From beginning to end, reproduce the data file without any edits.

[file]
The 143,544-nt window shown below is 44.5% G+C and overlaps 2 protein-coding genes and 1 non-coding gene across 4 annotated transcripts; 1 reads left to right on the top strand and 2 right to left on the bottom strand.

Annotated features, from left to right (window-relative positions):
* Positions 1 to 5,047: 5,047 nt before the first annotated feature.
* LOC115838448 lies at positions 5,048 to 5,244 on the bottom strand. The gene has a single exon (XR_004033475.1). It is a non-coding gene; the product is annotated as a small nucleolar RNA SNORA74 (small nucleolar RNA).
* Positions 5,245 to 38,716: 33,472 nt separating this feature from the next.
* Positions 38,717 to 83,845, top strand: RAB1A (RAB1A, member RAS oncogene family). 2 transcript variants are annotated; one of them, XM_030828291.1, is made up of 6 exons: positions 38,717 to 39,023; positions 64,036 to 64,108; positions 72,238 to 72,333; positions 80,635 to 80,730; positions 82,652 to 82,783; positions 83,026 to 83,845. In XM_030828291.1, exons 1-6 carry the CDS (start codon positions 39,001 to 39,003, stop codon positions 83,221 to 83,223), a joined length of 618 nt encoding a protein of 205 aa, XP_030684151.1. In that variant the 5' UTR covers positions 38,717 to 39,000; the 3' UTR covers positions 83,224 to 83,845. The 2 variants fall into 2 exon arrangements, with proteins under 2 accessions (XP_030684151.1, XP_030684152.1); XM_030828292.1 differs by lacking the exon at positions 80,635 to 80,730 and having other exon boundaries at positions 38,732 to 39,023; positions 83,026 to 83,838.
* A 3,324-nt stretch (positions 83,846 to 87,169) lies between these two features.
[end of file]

The 143,544-nt window shown below is 44.5% G+C and overlaps 2 protein-coding genes and 1 non-coding gene across 4 annotated transcripts; 1 reads left to right on the top strand and 2 right to left on the bottom strand.

Annotated features, from left to right (window-relative positions):
* Positions 1 to 5,047: 5,047 nt before the first annotated feature.
* LOC115838448 lies at positions 5,048 to 5,244 on the bottom strand. The gene has a single exon (XR_004033475.1). It is a non-coding gene; the product is annotated as a small nucleolar RNA SNORA74 (small nucleolar RNA).
* Positions 5,245 to 38,716: 33,472 nt separating this feature from the next.
* Positions 38,717 to 83,845, top strand: RAB1A (RAB1A, member RAS oncogene family). 2 transcript variants are annotated; one of them, XM_030828291.1, is made up of 6 exons: positions 38,717 to 39,023; positions 64,036 to 64,108; positions 72,238 to 72,333; positions 80,635 to 80,730; positions 82,652 to 82,783; positions 83,026 to 83,845. In XM_030828291.1, exons 1-6 carry the CDS (start codon positions 39,001 to 39,003, stop codon positions 83,221 to 83,223), a joined length of 618 nt encoding a protein of 205 aa, XP_030684151.1. In that variant the 5' UTR covers positions 38,717 to 39,000; the 3' UTR covers positions 83,224 to 83,845. The 2 variants fall into 2 exon arrangements, with proteins under 2 accessions (XP_030684151.1, XP_030684152.1); XM_030828292.1 differs by lacking the exon at positions 80,635 to 80,730 and having other exon boundaries at positions 38,732 to 39,023; positions 83,026 to 83,838.
* A 3,324-nt stretch (positions 83,846 to 87,169) lies between these two features.